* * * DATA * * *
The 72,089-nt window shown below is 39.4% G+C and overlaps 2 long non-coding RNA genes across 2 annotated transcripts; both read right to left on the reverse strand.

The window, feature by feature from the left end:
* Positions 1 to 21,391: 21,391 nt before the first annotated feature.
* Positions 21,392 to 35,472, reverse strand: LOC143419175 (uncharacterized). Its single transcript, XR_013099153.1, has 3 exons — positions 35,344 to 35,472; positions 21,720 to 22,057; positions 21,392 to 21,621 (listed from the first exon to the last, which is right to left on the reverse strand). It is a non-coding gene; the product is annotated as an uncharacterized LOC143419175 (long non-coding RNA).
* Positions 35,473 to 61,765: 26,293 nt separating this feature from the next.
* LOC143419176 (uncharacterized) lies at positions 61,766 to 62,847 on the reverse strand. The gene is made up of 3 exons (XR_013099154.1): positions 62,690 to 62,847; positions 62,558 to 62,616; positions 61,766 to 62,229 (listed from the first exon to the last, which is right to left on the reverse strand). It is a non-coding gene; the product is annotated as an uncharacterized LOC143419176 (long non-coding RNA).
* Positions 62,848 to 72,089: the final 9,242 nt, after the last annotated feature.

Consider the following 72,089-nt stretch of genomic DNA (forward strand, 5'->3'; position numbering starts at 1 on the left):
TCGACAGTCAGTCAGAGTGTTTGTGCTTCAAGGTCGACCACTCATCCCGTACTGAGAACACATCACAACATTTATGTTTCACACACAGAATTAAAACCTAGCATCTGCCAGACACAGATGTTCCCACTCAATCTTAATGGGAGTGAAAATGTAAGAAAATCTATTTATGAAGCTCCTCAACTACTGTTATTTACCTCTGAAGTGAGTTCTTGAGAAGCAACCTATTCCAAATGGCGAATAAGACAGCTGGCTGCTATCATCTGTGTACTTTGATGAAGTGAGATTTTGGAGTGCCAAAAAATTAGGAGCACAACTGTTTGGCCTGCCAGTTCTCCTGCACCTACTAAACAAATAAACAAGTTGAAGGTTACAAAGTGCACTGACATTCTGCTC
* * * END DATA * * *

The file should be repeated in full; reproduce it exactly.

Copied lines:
The 72,089-nt window shown below is 39.4% G+C and overlaps 2 long non-coding RNA genes across 2 annotated transcripts; both read right to left on the reverse strand.

The window, feature by feature from the left end:
* Positions 1 to 21,391: 21,391 nt before the first annotated feature.
* Positions 21,392 to 35,472, reverse strand: LOC143419175 (uncharacterized). Its single transcript, XR_013099153.1, has 3 exons — positions 35,344 to 35,472; positions 21,720 to 22,057; positions 21,392 to 21,621 (listed from the first exon to the last, which is right to left on the reverse strand). It is a non-coding gene; the product is annotated as an uncharacterized LOC143419175 (long non-coding RNA).
* Positions 35,473 to 61,765: 26,293 nt separating this feature from the next.
* LOC143419176 (uncharacterized) lies at positions 61,766 to 62,847 on the reverse strand. The gene is made up of 3 exons (XR_013099154.1): positions 62,690 to 62,847; positions 62,558 to 62,616; positions 61,766 to 62,229 (listed from the first exon to the last, which is right to left on the reverse strand). It is a non-coding gene; the product is annotated as an uncharacterized LOC143419176 (long non-coding RNA).
* Positions 62,848 to 72,089: the final 9,242 nt, after the last annotated feature.

Consider the following 72,089-nt stretch of genomic DNA (forward strand, 5'->3'; position numbering starts at 1 on the left):
TCGACAGTCAGTCAGAGTGTTTGTGCTTCAAGGTCGACCACTCATCCCGTACTGAGAACACATCACAACATTTATGTTTCACACACAGAATTAAAACCTAGCATCTGCCAGACACAGATGTTCCCACTCAATCTTAATGGGAGTGAAAATGTAAGAAAATCTATTTATGAAGCTCCTCAACTACTGTTATTTACCTCTGAAGTGAGTTCTTGAGAAGCAACCTATTCCAAATGGCGAATAAGACAGCTGGCTGCTATCATCTGTGTACTTTGATGAAGTGAGATTTTGGAGTGCCAAAAAATTAGGAGCACAACTGTTTGGCCTGCCAGTTCTCCTGCACCTACTAAACAAATAAACAAGTTGAAGGTTACAAAGTGCACTGACATTCTGCTC